In the years that I’ve been with Action on Hearing Loss I’ve done a lot of different things; I’ve done information talks, I’ve gone on home visits, I’ve worked with local government, and so much more. If you ask anybody I work with they will happily tell you that the problem with me is trying to get me shut up long enough for somebody else to join in!
Eleven years ago, things were very different for me
My first child was born 10 weeks early and suffered many health problems as a result. The trauma around his birth left me with severe depression and anxiety. I felt really down while he was in hospital but put it down to the fact that I had a child in an incubator instead of in his nursery as well as a touch of the baby-blues, and tried to carry on as usual.
It wasn’t until a few weeks after Ashley finally got discharged from hospital that I realised that maybe things weren’t quite right. I’d gone to Asda to do the shopping and completely froze when I heard a beep behind me. I don’t even know what had made the sound but, all of a sudden, I was transported back to the neonatal ward where the monitors would beep when my son stopped breathing. I abandoned my shopping, grabbed the pram and ran out of the shop.
By the time Ashley was one I’d also discovered that I was losing my hearing. I’d done my NVQ 1 in British Sign Language as I have a cousin who’s Deaf and she inspired me to want to become an interpreter. However, the diagnosis I was given meant I felt like my dream of becoming an interpreter was gone. It sent me into a downward spiral again. I went back to my doctor who put me on a higher dose of my medication and referred me to a telephone counselling service.
Volunteering really did give me my life back
I slowly felt that things were turning around and by the time Ashley was three I felt I was ready to challenge myself. I knew that it was going to be hard but I felt that I needed to give myself a push so I contacted the RNID (now Action on Hearing Loss) to ask about volunteer opportunities in my area.
It wasn’t long before the Regional Volunteer Coordinator, Sandra, got in touch with me and asked if we could meet up for a coffee and chat about what was available. Within minutes of meeting her, I felt really comfortable. I explained why I wanted to volunteer and she told me about a monthly information stand that they held in my local hospital that they needed someone to help run.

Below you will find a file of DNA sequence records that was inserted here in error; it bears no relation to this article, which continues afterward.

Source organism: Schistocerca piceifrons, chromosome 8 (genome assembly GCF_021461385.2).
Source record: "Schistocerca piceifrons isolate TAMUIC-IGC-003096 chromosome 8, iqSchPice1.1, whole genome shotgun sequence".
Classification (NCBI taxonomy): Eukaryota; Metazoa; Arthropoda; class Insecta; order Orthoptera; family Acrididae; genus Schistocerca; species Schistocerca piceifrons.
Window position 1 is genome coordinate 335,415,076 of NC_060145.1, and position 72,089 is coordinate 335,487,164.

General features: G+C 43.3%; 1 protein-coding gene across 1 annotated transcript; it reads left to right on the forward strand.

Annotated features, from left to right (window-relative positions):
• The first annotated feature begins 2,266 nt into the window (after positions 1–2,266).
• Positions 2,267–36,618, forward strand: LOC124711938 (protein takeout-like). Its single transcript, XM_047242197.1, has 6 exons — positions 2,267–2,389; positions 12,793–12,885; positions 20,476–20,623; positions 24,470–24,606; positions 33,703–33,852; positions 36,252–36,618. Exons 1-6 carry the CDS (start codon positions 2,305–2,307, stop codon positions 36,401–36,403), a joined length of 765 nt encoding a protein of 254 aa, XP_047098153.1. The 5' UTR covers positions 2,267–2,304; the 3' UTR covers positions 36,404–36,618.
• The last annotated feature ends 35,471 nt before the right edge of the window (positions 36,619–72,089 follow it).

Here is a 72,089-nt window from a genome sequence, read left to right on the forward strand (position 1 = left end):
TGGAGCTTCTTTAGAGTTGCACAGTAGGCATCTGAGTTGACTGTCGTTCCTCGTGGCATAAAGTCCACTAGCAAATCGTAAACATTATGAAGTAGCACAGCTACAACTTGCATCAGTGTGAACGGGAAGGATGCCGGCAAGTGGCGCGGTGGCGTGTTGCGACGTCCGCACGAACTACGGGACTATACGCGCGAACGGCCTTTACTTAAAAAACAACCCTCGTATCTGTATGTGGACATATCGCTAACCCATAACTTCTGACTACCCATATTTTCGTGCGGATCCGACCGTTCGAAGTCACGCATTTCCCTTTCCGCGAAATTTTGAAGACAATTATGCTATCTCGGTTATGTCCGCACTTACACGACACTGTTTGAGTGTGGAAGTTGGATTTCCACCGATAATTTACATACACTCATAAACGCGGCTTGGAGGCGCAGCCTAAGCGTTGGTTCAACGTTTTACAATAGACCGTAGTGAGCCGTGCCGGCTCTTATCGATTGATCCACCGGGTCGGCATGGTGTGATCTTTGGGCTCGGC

From there I never looked back. I started out doing a monthly stand with Sandra and I’ll admit that I let her do the talking but before long my confidence started coming back and I was able to do the stand on my own. I even started doing other stands in new areas! In my personal life, things were also improving. I was finally able to go out alone and interact with people, even if it was just to ask for directions.
I realised that I didn’t have to be an interpreter to be able to work in the Deaf community, and that my hearing loss didn’t limit my options. I also learned that maybe the world did have a place for me. I was going out and meeting people who were showing me that I was making a real contribution to helping them lead a fulfilling and limitless life and my own experiences helped them deal with their diagnosis.
I’ve gone from being scared to step out of my house to being in the middle of the organised chaos that comes with being a community support officer and I love it. Volunteering not only changed my life but it also saved it by giving me a purpose outside of the bubble I’d built around myself. It showed me that there were no limits to what I could do and it pushed me to try new things every day. I honestly don’t know where I’d be now without that opportunity and experience and I’ll always be grateful for it.
Volunteer for us – we have lots of different opportunities and you’ll be supporting deaf people and people with hearing loss and tinnitus.